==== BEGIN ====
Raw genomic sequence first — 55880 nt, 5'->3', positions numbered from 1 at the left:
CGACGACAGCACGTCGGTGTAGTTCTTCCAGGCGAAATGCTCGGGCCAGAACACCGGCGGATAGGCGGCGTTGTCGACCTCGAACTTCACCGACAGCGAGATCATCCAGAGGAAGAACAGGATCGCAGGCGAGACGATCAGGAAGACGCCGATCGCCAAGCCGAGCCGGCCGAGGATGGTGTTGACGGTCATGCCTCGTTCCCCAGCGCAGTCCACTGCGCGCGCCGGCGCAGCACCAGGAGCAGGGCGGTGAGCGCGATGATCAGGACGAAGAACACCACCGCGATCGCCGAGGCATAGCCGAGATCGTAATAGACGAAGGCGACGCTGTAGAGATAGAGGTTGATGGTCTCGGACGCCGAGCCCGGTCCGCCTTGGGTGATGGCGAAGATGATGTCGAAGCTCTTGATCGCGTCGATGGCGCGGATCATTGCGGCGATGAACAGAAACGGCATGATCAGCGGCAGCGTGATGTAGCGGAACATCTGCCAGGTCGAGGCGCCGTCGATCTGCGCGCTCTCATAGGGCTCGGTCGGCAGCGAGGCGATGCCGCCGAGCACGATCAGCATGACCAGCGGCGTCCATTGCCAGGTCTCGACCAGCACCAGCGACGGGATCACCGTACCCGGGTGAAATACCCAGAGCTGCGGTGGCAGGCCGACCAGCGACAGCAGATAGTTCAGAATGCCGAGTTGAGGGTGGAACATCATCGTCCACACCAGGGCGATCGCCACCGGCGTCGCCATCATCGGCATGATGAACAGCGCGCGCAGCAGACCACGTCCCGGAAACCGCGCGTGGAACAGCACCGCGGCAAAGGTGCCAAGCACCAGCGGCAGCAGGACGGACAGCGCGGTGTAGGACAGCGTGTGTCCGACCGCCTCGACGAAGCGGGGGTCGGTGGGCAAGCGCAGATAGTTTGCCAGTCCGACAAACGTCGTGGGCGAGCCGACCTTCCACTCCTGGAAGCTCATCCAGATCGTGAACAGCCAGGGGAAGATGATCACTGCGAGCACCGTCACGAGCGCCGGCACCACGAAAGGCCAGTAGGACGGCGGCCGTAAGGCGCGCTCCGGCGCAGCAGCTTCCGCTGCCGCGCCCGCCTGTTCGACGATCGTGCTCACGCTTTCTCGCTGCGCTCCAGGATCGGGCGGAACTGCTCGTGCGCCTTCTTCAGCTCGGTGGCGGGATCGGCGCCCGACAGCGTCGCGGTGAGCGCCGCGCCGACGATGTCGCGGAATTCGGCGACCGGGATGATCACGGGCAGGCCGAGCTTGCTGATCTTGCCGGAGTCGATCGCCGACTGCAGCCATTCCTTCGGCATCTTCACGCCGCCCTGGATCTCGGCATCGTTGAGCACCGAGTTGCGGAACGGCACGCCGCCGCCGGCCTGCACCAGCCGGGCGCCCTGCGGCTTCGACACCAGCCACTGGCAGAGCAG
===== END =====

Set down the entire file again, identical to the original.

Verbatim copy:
Raw genomic sequence first — 55880 nt, 5'->3', positions numbered from 1 at the left:
CGACGACAGCACGTCGGTGTAGTTCTTCCAGGCGAAATGCTCGGGCCAGAACACCGGCGGATAGGCGGCGTTGTCGACCTCGAACTTCACCGACAGCGAGATCATCCAGAGGAAGAACAGGATCGCAGGCGAGACGATCAGGAAGACGCCGATCGCCAAGCCGAGCCGGCCGAGGATGGTGTTGACGGTCATGCCTCGTTCCCCAGCGCAGTCCACTGCGCGCGCCGGCGCAGCACCAGGAGCAGGGCGGTGAGCGCGATGATCAGGACGAAGAACACCACCGCGATCGCCGAGGCATAGCCGAGATCGTAATAGACGAAGGCGACGCTGTAGAGATAGAGGTTGATGGTCTCGGACGCCGAGCCCGGTCCGCCTTGGGTGATGGCGAAGATGATGTCGAAGCTCTTGATCGCGTCGATGGCGCGGATCATTGCGGCGATGAACAGAAACGGCATGATCAGCGGCAGCGTGATGTAGCGGAACATCTGCCAGGTCGAGGCGCCGTCGATCTGCGCGCTCTCATAGGGCTCGGTCGGCAGCGAGGCGATGCCGCCGAGCACGATCAGCATGACCAGCGGCGTCCATTGCCAGGTCTCGACCAGCACCAGCGACGGGATCACCGTACCCGGGTGAAATACCCAGAGCTGCGGTGGCAGGCCGACCAGCGACAGCAGATAGTTCAGAATGCCGAGTTGAGGGTGGAACATCATCGTCCACACCAGGGCGATCGCCACCGGCGTCGCCATCATCGGCATGATGAACAGCGCGCGCAGCAGACCACGTCCCGGAAACCGCGCGTGGAACAGCACCGCGGCAAAGGTGCCAAGCACCAGCGGCAGCAGGACGGACAGCGCGGTGTAGGACAGCGTGTGTCCGACCGCCTCGACGAAGCGGGGGTCGGTGGGCAAGCGCAGATAGTTTGCCAGTCCGACAAACGTCGTGGGCGAGCCGACCTTCCACTCCTGGAAGCTCATCCAGATCGTGAACAGCCAGGGGAAGATGATCACTGCGAGCACCGTCACGAGCGCCGGCACCACGAAAGGCCAGTAGGACGGCGGCCGTAAGGCGCGCTCCGGCGCAGCAGCTTCCGCTGCCGCGCCCGCCTGTTCGACGATCGTGCTCACGCTTTCTCGCTGCGCTCCAGGATCGGGCGGAACTGCTCGTGCGCCTTCTTCAGCTCGGTGGCGGGATCGGCGCCCGACAGCGTCGCGGTGAGCGCCGCGCCGACGATGTCGCGGAATTCGGCGACCGGGATGATCACGGGCAGGCCGAGCTTGCTGATCTTGCCGGAGTCGATCGCCGACTGCAGCCATTCCTTCGGCATCTTCACGCCGCCCTGGATCTCGGCATCGTTGAGCACCGAGTTGCGGAACGGCACGCCGCCGCCGGCCTGCACCAGCCGGGCGCCCTGCGGCTTCGACACCAGCCACTGGCAGAGCAG